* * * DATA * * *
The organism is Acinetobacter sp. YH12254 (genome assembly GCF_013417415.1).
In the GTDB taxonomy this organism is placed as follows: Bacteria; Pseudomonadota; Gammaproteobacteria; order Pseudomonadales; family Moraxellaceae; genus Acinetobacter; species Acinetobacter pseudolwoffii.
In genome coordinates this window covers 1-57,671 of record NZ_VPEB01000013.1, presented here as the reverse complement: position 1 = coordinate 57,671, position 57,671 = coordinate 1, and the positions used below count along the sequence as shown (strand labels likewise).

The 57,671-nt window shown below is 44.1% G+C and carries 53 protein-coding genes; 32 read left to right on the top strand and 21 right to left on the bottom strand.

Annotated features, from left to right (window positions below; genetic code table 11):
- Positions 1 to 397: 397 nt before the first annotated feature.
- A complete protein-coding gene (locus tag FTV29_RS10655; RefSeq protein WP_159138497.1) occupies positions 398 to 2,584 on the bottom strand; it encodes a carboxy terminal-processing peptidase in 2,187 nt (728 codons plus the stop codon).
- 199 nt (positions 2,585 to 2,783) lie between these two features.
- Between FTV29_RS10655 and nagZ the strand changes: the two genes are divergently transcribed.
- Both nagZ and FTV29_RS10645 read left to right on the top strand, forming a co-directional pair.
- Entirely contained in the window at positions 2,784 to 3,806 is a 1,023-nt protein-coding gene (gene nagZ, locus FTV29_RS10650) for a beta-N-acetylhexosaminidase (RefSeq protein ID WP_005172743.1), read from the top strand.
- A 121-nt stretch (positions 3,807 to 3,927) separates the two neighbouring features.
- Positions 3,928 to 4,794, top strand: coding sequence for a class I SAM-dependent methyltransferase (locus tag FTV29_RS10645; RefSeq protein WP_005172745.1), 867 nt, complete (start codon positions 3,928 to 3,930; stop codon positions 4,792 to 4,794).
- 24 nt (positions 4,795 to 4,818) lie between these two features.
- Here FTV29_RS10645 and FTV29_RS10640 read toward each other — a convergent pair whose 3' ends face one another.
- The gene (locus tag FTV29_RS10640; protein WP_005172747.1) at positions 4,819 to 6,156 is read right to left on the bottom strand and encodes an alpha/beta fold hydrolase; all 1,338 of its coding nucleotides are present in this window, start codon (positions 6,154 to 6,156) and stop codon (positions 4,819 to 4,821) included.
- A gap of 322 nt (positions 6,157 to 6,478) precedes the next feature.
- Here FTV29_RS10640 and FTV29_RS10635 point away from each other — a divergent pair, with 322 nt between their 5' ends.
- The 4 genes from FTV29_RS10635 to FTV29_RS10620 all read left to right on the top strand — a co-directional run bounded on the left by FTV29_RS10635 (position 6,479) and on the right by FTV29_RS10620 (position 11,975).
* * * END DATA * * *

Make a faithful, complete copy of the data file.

The organism is Acinetobacter sp. YH12254 (genome assembly GCF_013417415.1).
In the GTDB taxonomy this organism is placed as follows: Bacteria; Pseudomonadota; Gammaproteobacteria; order Pseudomonadales; family Moraxellaceae; genus Acinetobacter; species Acinetobacter pseudolwoffii.
In genome coordinates this window covers 1-57,671 of record NZ_VPEB01000013.1, presented here as the reverse complement: position 1 = coordinate 57,671, position 57,671 = coordinate 1, and the positions used below count along the sequence as shown (strand labels likewise).

The 57,671-nt window shown below is 44.1% G+C and carries 53 protein-coding genes; 32 read left to right on the top strand and 21 right to left on the bottom strand.

Annotated features, from left to right (window positions below; genetic code table 11):
- Positions 1 to 397: 397 nt before the first annotated feature.
- A complete protein-coding gene (locus tag FTV29_RS10655; RefSeq protein WP_159138497.1) occupies positions 398 to 2,584 on the bottom strand; it encodes a carboxy terminal-processing peptidase in 2,187 nt (728 codons plus the stop codon).
- 199 nt (positions 2,585 to 2,783) lie between these two features.
- Between FTV29_RS10655 and nagZ the strand changes: the two genes are divergently transcribed.
- Both nagZ and FTV29_RS10645 read left to right on the top strand, forming a co-directional pair.
- Entirely contained in the window at positions 2,784 to 3,806 is a 1,023-nt protein-coding gene (gene nagZ, locus FTV29_RS10650) for a beta-N-acetylhexosaminidase (RefSeq protein ID WP_005172743.1), read from the top strand.
- A 121-nt stretch (positions 3,807 to 3,927) separates the two neighbouring features.
- Positions 3,928 to 4,794, top strand: coding sequence for a class I SAM-dependent methyltransferase (locus tag FTV29_RS10645; RefSeq protein WP_005172745.1), 867 nt, complete (start codon positions 3,928 to 3,930; stop codon positions 4,792 to 4,794).
- 24 nt (positions 4,795 to 4,818) lie between these two features.
- Here FTV29_RS10645 and FTV29_RS10640 read toward each other — a convergent pair whose 3' ends face one another.
- The gene (locus tag FTV29_RS10640; protein WP_005172747.1) at positions 4,819 to 6,156 is read right to left on the bottom strand and encodes an alpha/beta fold hydrolase; all 1,338 of its coding nucleotides are present in this window, start codon (positions 6,154 to 6,156) and stop codon (positions 4,819 to 4,821) included.
- A gap of 322 nt (positions 6,157 to 6,478) precedes the next feature.
- Here FTV29_RS10640 and FTV29_RS10635 point away from each other — a divergent pair, with 322 nt between their 5' ends.
- The 4 genes from FTV29_RS10635 to FTV29_RS10620 all read left to right on the top strand — a co-directional run bounded on the left by FTV29_RS10635 (position 6,479) and on the right by FTV29_RS10620 (position 11,975).